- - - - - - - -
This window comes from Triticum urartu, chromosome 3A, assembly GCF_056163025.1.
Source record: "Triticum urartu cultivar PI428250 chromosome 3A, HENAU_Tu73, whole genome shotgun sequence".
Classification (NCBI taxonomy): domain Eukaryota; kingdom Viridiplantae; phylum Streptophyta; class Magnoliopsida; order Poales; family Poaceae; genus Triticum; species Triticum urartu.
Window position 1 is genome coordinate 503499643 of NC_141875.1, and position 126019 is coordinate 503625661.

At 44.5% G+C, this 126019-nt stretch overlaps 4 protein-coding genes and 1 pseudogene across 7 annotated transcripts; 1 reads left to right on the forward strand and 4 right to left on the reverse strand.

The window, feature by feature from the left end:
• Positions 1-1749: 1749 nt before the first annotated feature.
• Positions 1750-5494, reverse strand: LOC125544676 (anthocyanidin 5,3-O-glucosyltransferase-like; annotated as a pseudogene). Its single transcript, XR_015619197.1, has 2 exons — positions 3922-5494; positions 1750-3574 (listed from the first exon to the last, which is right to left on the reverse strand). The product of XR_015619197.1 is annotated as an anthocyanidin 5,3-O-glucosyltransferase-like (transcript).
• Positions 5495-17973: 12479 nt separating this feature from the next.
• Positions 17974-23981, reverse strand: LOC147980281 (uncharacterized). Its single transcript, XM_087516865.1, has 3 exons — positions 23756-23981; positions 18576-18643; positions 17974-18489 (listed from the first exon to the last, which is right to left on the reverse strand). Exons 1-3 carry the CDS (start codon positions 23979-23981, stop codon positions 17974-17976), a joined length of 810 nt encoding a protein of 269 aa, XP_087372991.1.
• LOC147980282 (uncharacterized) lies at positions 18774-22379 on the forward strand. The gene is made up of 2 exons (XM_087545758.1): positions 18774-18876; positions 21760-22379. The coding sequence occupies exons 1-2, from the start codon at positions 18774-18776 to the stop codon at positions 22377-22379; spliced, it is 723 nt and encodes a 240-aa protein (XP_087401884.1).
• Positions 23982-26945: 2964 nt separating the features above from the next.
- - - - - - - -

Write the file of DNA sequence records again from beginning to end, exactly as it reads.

This window comes from Triticum urartu, chromosome 3A, assembly GCF_056163025.1.
Source record: "Triticum urartu cultivar PI428250 chromosome 3A, HENAU_Tu73, whole genome shotgun sequence".
Classification (NCBI taxonomy): domain Eukaryota; kingdom Viridiplantae; phylum Streptophyta; class Magnoliopsida; order Poales; family Poaceae; genus Triticum; species Triticum urartu.
Window position 1 is genome coordinate 503499643 of NC_141875.1, and position 126019 is coordinate 503625661.

At 44.5% G+C, this 126019-nt stretch overlaps 4 protein-coding genes and 1 pseudogene across 7 annotated transcripts; 1 reads left to right on the forward strand and 4 right to left on the reverse strand.

The window, feature by feature from the left end:
• Positions 1-1749: 1749 nt before the first annotated feature.
• Positions 1750-5494, reverse strand: LOC125544676 (anthocyanidin 5,3-O-glucosyltransferase-like; annotated as a pseudogene). Its single transcript, XR_015619197.1, has 2 exons — positions 3922-5494; positions 1750-3574 (listed from the first exon to the last, which is right to left on the reverse strand). The product of XR_015619197.1 is annotated as an anthocyanidin 5,3-O-glucosyltransferase-like (transcript).
• Positions 5495-17973: 12479 nt separating this feature from the next.
• Positions 17974-23981, reverse strand: LOC147980281 (uncharacterized). Its single transcript, XM_087516865.1, has 3 exons — positions 23756-23981; positions 18576-18643; positions 17974-18489 (listed from the first exon to the last, which is right to left on the reverse strand). Exons 1-3 carry the CDS (start codon positions 23979-23981, stop codon positions 17974-17976), a joined length of 810 nt encoding a protein of 269 aa, XP_087372991.1.
• LOC147980282 (uncharacterized) lies at positions 18774-22379 on the forward strand. The gene is made up of 2 exons (XM_087545758.1): positions 18774-18876; positions 21760-22379. The coding sequence occupies exons 1-2, from the start codon at positions 18774-18776 to the stop codon at positions 22377-22379; spliced, it is 723 nt and encodes a 240-aa protein (XP_087401884.1).
• Positions 23982-26945: 2964 nt separating the features above from the next.